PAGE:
Jewish Philosophy as a Guide to Life: Rosenzweig, Buber, Levinas, Wittgenstein

By Wasserstrom, Steven M. | Shofar, Spring 2010 | Go to article overview

Jewish Philosophy as a Guide to Life: Rosenzweig, Buber, Levinas, Wittgenstein


Wasserstrom, Steven M., Shofar


Jewish Philosophy as a Guide to Life: Rosenzweig, Buber, Levinas, Wittgenstein, by Hilary Putnam. Bloomington: University of Indiana Press, 2008. 121 pp. $19.90.

The analytic philosopher Hilary Putnam, Cogan University Professor, Emeritus, at Harvard University, has in his retirement produced a slim and unpretentious volume of four studies devoted to modern Jewish thought. As described in an autobiographical introduction, Putnam developed a personal interest in his Jewishness late in life. He notes a course on Jewish thought that he developed in 1997, though he does not mention that he also published an article on negative theology and a study in the philosophy of religion in that same year ("On Negative Theology," Faith and Philosophy 14.4 [October 1997]: 407-422; "God and the Philosophers," in P. A. French, T. Uehling and H. Wettstein, eds., Philosophy of Religion [Notre Dame, Ind.: University of Notre Dame Press, 1997], pp. 175-187). This is not to say that Putnam became a full-blown Jewish philosopher. Given the grand scale of his larger philosophical production, these pieces remain comparatively minor elements in an imposing corpus. Nor does Jewish Philosophy as a Guide to Life attempt to "reconcile" his faith with his analytic philosophy. Putnam describes his current religious standpoint as "somewhere between John Dewey in A Common Faith and Martin Buber" (p. 5).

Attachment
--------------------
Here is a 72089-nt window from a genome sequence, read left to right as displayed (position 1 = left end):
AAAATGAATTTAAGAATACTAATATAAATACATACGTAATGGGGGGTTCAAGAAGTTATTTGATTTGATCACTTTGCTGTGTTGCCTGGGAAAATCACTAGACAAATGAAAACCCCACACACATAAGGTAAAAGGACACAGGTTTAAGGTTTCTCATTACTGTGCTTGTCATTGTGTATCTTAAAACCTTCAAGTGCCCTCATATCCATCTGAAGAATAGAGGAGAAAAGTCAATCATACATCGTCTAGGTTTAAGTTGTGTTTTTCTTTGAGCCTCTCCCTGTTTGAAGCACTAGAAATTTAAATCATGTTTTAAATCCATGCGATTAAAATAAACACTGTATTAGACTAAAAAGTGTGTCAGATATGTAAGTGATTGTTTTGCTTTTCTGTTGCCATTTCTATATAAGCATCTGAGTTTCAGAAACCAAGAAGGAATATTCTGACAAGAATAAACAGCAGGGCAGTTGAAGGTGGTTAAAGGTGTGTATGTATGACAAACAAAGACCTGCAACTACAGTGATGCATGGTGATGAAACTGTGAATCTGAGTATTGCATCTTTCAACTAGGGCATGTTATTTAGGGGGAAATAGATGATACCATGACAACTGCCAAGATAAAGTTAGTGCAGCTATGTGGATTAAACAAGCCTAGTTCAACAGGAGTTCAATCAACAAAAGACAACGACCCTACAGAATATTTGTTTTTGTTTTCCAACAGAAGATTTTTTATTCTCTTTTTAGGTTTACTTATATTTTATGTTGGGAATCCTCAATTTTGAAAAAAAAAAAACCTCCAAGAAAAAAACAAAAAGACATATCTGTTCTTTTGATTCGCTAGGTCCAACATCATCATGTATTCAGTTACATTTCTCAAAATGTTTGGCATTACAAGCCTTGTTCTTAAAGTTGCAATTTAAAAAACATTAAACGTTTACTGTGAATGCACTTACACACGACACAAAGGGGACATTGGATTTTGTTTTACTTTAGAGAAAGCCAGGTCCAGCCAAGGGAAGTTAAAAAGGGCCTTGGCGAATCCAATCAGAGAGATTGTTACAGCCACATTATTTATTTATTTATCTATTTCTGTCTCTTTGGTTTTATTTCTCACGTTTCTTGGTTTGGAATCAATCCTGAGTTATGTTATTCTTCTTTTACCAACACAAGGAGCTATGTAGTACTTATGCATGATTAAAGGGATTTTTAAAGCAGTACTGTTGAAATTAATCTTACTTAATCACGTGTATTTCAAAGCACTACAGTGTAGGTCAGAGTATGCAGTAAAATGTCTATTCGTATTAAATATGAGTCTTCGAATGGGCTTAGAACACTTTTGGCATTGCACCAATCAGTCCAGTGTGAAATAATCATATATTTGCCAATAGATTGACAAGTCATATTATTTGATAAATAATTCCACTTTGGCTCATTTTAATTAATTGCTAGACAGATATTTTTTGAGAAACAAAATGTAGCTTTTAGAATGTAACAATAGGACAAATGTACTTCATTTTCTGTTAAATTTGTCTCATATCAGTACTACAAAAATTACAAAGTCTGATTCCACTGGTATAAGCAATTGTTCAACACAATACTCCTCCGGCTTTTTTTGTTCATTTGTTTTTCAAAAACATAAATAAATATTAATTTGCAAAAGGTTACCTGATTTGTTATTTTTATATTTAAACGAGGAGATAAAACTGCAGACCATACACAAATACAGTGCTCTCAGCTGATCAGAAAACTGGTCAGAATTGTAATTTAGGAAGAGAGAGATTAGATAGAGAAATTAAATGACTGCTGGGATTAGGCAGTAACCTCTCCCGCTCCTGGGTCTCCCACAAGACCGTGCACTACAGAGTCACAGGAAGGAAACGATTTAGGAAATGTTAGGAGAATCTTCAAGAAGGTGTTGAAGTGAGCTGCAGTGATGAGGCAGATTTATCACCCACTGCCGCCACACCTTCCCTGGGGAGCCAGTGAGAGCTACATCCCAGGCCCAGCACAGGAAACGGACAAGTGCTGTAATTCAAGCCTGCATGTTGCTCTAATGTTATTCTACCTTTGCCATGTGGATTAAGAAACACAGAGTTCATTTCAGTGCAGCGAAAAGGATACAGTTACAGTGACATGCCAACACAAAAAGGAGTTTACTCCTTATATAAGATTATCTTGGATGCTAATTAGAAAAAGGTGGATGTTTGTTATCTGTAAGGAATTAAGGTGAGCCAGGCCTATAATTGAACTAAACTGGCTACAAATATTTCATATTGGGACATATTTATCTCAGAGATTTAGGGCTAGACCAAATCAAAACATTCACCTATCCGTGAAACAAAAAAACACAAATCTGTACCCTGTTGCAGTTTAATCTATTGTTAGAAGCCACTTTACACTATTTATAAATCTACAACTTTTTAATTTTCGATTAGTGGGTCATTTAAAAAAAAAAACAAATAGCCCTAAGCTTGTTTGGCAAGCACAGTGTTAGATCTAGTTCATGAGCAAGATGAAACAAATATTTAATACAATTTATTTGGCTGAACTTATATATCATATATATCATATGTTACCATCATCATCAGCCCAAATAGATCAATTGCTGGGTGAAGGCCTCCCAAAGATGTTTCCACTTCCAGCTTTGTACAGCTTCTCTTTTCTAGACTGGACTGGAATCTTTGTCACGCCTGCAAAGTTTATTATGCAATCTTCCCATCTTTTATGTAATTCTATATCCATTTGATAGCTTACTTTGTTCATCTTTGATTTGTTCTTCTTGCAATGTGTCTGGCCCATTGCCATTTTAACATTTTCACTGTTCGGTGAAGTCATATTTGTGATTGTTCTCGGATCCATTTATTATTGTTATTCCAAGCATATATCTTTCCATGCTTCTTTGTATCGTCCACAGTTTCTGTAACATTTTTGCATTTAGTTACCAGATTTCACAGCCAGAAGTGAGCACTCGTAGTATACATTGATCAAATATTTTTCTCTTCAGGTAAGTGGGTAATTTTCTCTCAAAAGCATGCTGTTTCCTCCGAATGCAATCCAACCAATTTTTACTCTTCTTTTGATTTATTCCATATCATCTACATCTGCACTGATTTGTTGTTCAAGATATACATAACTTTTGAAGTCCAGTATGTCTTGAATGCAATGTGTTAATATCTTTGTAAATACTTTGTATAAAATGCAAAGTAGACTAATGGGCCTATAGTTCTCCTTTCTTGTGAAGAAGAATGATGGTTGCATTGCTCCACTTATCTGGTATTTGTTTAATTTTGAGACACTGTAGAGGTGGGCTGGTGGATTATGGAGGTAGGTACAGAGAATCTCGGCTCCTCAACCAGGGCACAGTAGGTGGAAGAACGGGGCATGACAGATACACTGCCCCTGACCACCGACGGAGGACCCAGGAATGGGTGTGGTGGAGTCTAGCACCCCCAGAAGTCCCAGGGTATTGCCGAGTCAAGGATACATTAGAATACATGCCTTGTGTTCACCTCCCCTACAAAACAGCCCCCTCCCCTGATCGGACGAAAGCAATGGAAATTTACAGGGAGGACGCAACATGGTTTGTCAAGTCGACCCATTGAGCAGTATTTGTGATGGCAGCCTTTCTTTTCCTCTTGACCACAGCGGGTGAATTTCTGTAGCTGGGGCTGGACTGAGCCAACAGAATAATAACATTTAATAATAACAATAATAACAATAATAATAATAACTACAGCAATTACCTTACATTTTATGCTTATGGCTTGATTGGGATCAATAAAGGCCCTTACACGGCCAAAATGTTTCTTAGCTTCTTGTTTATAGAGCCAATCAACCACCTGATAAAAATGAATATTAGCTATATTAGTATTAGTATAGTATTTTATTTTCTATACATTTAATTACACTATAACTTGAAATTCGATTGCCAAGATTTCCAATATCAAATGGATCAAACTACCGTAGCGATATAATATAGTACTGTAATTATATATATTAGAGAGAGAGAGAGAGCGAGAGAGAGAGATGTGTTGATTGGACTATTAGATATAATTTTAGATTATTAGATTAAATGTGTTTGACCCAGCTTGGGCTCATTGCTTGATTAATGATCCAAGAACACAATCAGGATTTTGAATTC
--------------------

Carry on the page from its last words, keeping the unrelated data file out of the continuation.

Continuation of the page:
Drawing on the model of Pierre Hadot's Philosophy as a Way of Life, Putnam prefers a Jewish philosophy that is not reducible to a set of propositions, but rather provides models for a "way of life." Putnam reads Rosenzweig, Buber, Lévinas, and Wittgenstein in support of this view, and his readings are provocative and insightful. Still, except perhaps in the case of Wittgenstein, who is not a "Jewish thinker" (Putnam calls him one-fourth of a Jewish philosopher), Jewish Philosophy as a Guide to Life will not be an extraordinary resource for those already familiar with these thinkers. Nonetheless, Putnam is a masterful teacher, and his elucidations of four difficult thinkers are valuable in themselves. Perhaps the most striking reading in the present climate of thought is his admittedly out of-step"What I and Thou is Really Saying" (pp. 55-67). He acknowledges this state of affairs:" Very often people are surprised that I value the thought of Martin Buber" (p. 58). He provides examples of misunderstandings of J and Thou in an effort to redress this situation. …

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